The instrumentation is absolute mathematics. Nothing is done without the four-fold intention of doing so on First Collection. The perfection is abundantly clear to even the stone age layman. Though some of the speedy poly-funk holy grail shit they’re riding on here is damn hard to keep up with, there’s no doubt of the talent presented. The production is exactly ten years ahead of its time. I say ten years instead of “a decade” so you can really understand the magnitude of what I’m saying. I was nine when this was made. They are doing things on this album that weren’t being done until just recent, with a mix that effortlessly shifts from ’60s pop to modern mainstream psychedelia, going from George Henry Martin (The 5th Beatle) to Kevin Parker (Tame Impala) by the track.

What turns me onto this number so hard is its overall sense of punk philosophies. It’s in the attitude and the approach taken to each endeavor. What do these endeavors turn out as? A perfect garage album, in a spoken language that I can’t understand. I only can’t understand the language in the present idea. On a platonic level, the noble truth shines through the opening of my consciousness, it bonds in a symbiotic sac, in it I understand. The emotion and humanity touches my nerves and conveys exactly what it wants to me. From love, to lust, to exploration; and so on. All without a common word. Who needs talk? Talk is cheap. I received the word with ethereal eloquence.

These are truly the sounds of the world: a hairy place. They can go from calculated, technique-driven dive bombs into utter free association on a given track. Though it is important to note that even the improvisation has structure to it, because the logistics are so strong they flood into the subconscious mind at work. It resembles the likes of Television and the Dead, where air chirps and waves over the sonic journey in the mid-center, carrying the song to a crescendo of tidal clapping proportions that wipe your memory clean out in perfect devastation. It ends with your ears cooked in and you can smell the burnt brain tissue (hear it too). There’s even a contrast within the jam sphere itself. They have the heady, elongated star banners and the tight character expositions that showcase physical ability as opposed to mental. I’m talking songs with blaring blues harp and Ron Wilson (The Surfaris) drumming out of left field! It’s a gas! It fades out then comes back in loud as ever, and you’d think your thoughts are what brought it back in the first place.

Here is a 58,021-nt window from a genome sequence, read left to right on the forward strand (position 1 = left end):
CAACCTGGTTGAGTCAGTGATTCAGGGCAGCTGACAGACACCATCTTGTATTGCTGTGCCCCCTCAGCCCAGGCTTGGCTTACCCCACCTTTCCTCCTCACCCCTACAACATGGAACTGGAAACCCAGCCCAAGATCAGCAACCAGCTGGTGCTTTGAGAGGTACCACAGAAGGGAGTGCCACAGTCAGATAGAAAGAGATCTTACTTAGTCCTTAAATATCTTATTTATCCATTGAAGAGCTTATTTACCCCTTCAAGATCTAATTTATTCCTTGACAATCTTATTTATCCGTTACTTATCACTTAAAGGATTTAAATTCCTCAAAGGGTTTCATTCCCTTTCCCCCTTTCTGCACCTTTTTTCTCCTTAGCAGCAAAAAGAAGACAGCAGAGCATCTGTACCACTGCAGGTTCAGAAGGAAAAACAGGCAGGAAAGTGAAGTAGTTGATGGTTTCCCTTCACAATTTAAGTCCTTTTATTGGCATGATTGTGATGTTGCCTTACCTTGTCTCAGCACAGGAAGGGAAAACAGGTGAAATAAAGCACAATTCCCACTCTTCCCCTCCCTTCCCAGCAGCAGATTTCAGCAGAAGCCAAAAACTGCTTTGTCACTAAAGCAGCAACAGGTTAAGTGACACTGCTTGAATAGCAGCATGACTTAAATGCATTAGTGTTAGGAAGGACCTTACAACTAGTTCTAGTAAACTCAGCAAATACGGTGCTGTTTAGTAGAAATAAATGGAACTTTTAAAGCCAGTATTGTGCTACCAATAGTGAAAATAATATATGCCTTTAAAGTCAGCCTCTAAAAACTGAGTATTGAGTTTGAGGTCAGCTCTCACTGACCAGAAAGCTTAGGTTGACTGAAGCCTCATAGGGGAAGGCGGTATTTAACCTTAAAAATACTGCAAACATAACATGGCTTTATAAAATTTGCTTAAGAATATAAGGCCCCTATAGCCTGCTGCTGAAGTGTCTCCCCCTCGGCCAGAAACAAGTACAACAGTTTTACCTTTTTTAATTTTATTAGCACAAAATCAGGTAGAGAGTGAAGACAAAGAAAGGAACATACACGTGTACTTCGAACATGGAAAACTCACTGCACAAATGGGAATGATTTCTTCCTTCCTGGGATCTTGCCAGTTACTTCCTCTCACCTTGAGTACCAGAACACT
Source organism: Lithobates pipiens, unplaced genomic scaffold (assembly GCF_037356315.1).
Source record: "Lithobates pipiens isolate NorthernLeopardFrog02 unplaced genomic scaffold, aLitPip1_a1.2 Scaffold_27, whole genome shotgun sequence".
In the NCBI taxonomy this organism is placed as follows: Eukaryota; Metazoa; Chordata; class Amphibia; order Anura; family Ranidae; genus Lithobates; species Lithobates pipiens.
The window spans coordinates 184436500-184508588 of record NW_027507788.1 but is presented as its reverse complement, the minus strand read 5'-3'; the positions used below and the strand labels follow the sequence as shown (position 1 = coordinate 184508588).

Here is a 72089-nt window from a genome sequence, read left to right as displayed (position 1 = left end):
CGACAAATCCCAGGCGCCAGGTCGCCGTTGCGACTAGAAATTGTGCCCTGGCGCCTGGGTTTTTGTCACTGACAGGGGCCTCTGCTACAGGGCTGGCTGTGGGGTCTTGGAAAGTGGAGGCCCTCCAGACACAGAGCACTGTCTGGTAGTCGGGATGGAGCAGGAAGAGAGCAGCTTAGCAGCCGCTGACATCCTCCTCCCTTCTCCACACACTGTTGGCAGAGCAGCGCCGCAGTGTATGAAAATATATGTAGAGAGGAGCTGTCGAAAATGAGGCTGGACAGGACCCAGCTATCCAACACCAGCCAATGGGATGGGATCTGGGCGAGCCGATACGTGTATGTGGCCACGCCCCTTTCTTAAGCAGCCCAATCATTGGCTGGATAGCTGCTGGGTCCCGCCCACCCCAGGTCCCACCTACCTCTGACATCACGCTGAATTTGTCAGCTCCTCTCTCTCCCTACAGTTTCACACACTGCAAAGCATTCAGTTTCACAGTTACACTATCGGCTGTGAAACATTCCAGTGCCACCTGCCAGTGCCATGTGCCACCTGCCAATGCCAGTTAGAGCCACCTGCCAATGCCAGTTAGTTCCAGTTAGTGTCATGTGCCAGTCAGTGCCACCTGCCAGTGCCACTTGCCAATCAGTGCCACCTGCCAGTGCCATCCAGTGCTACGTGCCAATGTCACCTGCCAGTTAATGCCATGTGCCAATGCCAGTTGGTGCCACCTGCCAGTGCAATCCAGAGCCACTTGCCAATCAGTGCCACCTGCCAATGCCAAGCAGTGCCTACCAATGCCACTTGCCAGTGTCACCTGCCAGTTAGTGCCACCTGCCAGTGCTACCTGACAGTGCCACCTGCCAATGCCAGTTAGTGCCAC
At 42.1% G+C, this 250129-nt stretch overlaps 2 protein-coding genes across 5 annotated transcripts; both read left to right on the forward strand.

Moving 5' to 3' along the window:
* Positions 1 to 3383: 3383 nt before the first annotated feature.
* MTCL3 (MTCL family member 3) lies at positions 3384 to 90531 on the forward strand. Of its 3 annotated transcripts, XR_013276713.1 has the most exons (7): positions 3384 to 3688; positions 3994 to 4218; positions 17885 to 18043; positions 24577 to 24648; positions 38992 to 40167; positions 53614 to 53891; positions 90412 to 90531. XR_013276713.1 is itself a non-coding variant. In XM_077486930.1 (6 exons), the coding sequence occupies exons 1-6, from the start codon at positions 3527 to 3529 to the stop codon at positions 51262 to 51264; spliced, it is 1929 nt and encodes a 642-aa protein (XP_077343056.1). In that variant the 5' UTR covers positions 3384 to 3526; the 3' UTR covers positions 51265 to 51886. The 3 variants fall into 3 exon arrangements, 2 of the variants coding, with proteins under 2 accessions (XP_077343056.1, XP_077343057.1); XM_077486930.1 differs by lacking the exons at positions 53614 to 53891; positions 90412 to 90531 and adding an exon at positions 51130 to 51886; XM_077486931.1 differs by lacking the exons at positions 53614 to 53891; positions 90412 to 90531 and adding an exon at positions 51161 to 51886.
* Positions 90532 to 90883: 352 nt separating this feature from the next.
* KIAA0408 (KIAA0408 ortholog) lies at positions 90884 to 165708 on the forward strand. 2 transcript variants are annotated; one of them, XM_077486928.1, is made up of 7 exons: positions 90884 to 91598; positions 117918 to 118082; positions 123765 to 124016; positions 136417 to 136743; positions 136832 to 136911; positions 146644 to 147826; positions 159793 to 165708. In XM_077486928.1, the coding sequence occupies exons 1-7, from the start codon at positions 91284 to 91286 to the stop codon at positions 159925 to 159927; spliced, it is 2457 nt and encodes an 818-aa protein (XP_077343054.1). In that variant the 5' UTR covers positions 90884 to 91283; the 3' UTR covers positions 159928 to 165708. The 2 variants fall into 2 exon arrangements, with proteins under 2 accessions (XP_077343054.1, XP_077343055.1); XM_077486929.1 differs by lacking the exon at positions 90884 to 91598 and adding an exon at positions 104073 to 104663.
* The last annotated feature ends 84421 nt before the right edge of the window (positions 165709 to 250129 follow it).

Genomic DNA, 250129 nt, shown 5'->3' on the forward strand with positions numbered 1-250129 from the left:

Whew, It looks like we’re getting to the end here. I hope the world affairs stay in order after this, tectonic plates and such. Even so, I’ve gotten all I wanted at this juncture, you’d be wise to get yours too. Listen out for it, it’s coming dear. I got mine one sunny day, without any warning. A fat anomaly if I can speak to the subject. After all the analytics, it’s still that way; more so. An album out of thin fucking air. Came from mirrored sky blue slit to fry eggs in my brain. Perfect in every solitary way. Impeccably so. Eerily so. Gee, it makes me wonder if this whole thing is even real? Maybe it’s a great white lie. Just a closer walk with thee, and I could see an eventual end, starve on command, breath air-free; last choke up, pity. Somewhere, a mind-numbing supercomputer channels the atmosphere into Sutt’s Letters’ First Collection, substituting the human condition for the powers of the sun. A sick ruse, designed to keep me sedated, stuck in morbid naiveté. Damned for eternity.

Maybe I died in that rickshaw run-up.

But I’ll save that headache for who needs it. I guess all I really wanna say is,

does it matter anyway?


Sutts Letters
First Collection